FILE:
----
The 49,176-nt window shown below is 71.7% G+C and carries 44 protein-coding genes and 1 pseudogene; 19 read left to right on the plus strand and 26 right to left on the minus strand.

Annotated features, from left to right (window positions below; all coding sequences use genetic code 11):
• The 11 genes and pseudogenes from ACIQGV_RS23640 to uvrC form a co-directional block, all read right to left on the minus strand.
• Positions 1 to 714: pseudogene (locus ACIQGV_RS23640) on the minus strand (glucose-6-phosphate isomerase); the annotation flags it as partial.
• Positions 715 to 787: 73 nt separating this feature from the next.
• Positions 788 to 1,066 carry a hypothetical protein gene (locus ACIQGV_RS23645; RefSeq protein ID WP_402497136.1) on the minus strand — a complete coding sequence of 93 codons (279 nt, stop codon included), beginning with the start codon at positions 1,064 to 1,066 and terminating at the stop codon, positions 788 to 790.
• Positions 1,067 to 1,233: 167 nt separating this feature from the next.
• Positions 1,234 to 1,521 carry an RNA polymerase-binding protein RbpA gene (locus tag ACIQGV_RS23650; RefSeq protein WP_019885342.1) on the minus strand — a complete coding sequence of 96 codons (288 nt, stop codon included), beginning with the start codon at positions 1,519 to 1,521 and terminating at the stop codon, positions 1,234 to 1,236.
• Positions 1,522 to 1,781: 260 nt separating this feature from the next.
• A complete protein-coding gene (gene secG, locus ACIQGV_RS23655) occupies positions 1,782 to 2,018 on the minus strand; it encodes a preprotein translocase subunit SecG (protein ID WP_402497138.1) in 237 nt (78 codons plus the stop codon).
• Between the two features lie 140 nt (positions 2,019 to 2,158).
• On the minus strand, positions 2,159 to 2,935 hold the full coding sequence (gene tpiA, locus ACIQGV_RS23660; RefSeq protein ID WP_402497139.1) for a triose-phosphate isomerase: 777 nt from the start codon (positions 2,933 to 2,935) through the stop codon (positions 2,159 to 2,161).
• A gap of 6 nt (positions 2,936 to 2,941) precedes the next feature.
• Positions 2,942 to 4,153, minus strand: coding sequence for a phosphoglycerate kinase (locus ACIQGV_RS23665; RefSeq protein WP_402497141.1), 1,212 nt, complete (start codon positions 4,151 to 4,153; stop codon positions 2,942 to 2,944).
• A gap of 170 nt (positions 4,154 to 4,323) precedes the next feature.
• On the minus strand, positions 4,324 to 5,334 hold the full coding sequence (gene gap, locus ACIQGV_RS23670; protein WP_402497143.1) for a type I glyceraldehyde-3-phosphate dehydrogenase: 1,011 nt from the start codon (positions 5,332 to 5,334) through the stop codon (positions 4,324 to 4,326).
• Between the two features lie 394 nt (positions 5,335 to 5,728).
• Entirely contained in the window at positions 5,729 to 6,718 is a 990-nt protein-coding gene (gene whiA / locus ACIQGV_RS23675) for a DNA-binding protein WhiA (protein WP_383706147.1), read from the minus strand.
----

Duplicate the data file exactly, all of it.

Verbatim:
The 49,176-nt window shown below is 71.7% G+C and carries 44 protein-coding genes and 1 pseudogene; 19 read left to right on the plus strand and 26 right to left on the minus strand.

Annotated features, from left to right (window positions below; all coding sequences use genetic code 11):
• The 11 genes and pseudogenes from ACIQGV_RS23640 to uvrC form a co-directional block, all read right to left on the minus strand.
• Positions 1 to 714: pseudogene (locus ACIQGV_RS23640) on the minus strand (glucose-6-phosphate isomerase); the annotation flags it as partial.
• Positions 715 to 787: 73 nt separating this feature from the next.
• Positions 788 to 1,066 carry a hypothetical protein gene (locus ACIQGV_RS23645; RefSeq protein ID WP_402497136.1) on the minus strand — a complete coding sequence of 93 codons (279 nt, stop codon included), beginning with the start codon at positions 1,064 to 1,066 and terminating at the stop codon, positions 788 to 790.
• Positions 1,067 to 1,233: 167 nt separating this feature from the next.
• Positions 1,234 to 1,521 carry an RNA polymerase-binding protein RbpA gene (locus tag ACIQGV_RS23650; RefSeq protein WP_019885342.1) on the minus strand — a complete coding sequence of 96 codons (288 nt, stop codon included), beginning with the start codon at positions 1,519 to 1,521 and terminating at the stop codon, positions 1,234 to 1,236.
• Positions 1,522 to 1,781: 260 nt separating this feature from the next.
• A complete protein-coding gene (gene secG, locus ACIQGV_RS23655) occupies positions 1,782 to 2,018 on the minus strand; it encodes a preprotein translocase subunit SecG (protein ID WP_402497138.1) in 237 nt (78 codons plus the stop codon).
• Between the two features lie 140 nt (positions 2,019 to 2,158).
• On the minus strand, positions 2,159 to 2,935 hold the full coding sequence (gene tpiA, locus ACIQGV_RS23660; RefSeq protein ID WP_402497139.1) for a triose-phosphate isomerase: 777 nt from the start codon (positions 2,933 to 2,935) through the stop codon (positions 2,159 to 2,161).
• A gap of 6 nt (positions 2,936 to 2,941) precedes the next feature.
• Positions 2,942 to 4,153, minus strand: coding sequence for a phosphoglycerate kinase (locus ACIQGV_RS23665; RefSeq protein WP_402497141.1), 1,212 nt, complete (start codon positions 4,151 to 4,153; stop codon positions 2,942 to 2,944).
• A gap of 170 nt (positions 4,154 to 4,323) precedes the next feature.
• On the minus strand, positions 4,324 to 5,334 hold the full coding sequence (gene gap, locus ACIQGV_RS23670; protein WP_402497143.1) for a type I glyceraldehyde-3-phosphate dehydrogenase: 1,011 nt from the start codon (positions 5,332 to 5,334) through the stop codon (positions 4,324 to 4,326).
• Between the two features lie 394 nt (positions 5,335 to 5,728).
• Entirely contained in the window at positions 5,729 to 6,718 is a 990-nt protein-coding gene (gene whiA / locus ACIQGV_RS23675) for a DNA-binding protein WhiA (protein WP_383706147.1), read from the minus strand.